Recently I purchased a baseball bat, a tee, and a bunch of soft baseballs for my son, Leif, on his second birthday. I knew that he was a wise young son who loves baseball and the Chicago Cubs with as much passion as his daddy. (In fact he loves to sing the song, “Go Cubs Go!” after the Cubs win a game.) When I got out the bat and the tee and began to set them up in the backyard he was so excited to watch and wanted to help as much as possible. Soon I had everything set up and hit a couple of balls off the tee myself to show him how to do it (and probably to make sure I could still hit a ball). After showing him how to hold a bat and how to hit the ball I stepped back to watch with pride as my future slugger went to work on learning how to crush mammoth home runs. After watching him hit balls that went about 3 feet (with his speed that would be a nice bunt) I began to see the frustration setting in. Leif walked up to me with his bat and ball, and started chanting, “Daddy, do it! Daddy, do it! Daddy, do it!”
That phrase “Daddy, do it” reminded me of a passage of Scripture that was a source of encouragement to me a couple weeks ago. I love to try to make sure that everything I do is done well. I love trying to make sure that I have no exposed flaws, and if I do have a flaw I want to show that I have a plan to fix that flaw. I want to be strong. I want to start strong, I want to live strong, and I want to finish strong. The problem comes when I have a time of failing where I do not have an answer to my flaws, when I keep coming up short, or when I feel weak. This causes me to spend a considerable amount of time worrying about how to fix it, how to be pleasing to those around me, or even how to function now that I am vulnerable.
The Apostle Paul was one of those men who seemed so strong. He was confident, well-trained, and extremely passionate about everything he did. Paul started as a man named Saul who was convinced that those following Jesus Christ were leading others to false religion so he passionately led troops to ravage (the term used for an animal destroying its prey) the church (Acts 8:1-3). After his miraculous conversion (Acts 9:1-9) and name change Paul became an extremely passionate missionary for the church. In other words Paul was strong. In the face of persecution he still passionately preached the truth of the Gospel.
In 2 Corinthians we get a bit of a glimpse into Paul’s mental state and absolute dependence on God. “Therefore, so that I would not exalt myself, a thorn in the flesh was given to me, a messenger of Satan to torment me so I would not exalt myself. Concerning this, I pleaded with the Lord three times to take it away from me. But He said to me, “My grace is sufficient for you, for power is perfected in weakness.” Therefore, I will most gladly boast all the more about my weaknesses, so that Christ’s power may reside in me. So I take pleasure in weaknesses, insults, catastrophes, persecutions, and in pressures, because of Christ. For when I am weak, then I am strong.” (2 Corinthians 12:7–10, HCSB) According to this passage God intentionally allowed Paul to have a struggle so that he would not begin to exalt himself, but would be completely dependent on God.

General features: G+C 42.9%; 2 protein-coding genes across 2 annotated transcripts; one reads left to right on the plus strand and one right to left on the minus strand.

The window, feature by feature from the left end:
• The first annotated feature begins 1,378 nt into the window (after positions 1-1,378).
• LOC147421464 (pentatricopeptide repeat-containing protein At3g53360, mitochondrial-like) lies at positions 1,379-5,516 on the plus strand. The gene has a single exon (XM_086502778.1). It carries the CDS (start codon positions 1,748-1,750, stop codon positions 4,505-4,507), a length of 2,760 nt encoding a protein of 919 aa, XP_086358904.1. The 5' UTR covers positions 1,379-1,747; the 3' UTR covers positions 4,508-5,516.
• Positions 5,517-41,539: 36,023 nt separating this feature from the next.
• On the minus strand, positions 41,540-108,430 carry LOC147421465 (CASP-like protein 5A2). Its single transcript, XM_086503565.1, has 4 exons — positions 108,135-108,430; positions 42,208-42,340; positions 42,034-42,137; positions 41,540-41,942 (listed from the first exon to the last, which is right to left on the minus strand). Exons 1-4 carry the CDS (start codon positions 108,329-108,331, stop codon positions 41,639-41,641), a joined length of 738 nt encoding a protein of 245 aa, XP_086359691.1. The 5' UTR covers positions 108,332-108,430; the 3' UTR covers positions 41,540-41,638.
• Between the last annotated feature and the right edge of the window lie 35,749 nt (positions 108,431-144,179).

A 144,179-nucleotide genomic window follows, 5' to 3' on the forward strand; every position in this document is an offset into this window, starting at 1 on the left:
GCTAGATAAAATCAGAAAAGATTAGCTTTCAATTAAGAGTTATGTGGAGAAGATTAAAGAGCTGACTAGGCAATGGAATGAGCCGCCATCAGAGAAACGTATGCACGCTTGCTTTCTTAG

In fact Paul takes the concept of strength and says that we are not strong until we are weak. We need to have weaknesses, insults, catastrophes, persecutions, and pressures because then we have no choice but to turn to God for our strength. In weakness we become strong.
As I realized that I was spending so much time worrying about being flawless, being strong, or being acceptable in everybody’s eyes I began to recognize that this really was all about me and my image. I need to attack those problems in my life with the help of my Daddy. God delights when I am completely dependent on Him and reliant on His strength.
I remember the feeling of joy that came when my son turned to me to help him become the best slugger he could be. We stepped up to the tee and with his hands on the bat and mine right under his we hit a towering drive that would have made Babe Ruth jealous. He was delighted at the monstrous hit and as we ran to pick up the ball, I saw the excitement that came because he recognized his weakness and the fact that things were better when he had Daddy help him do it.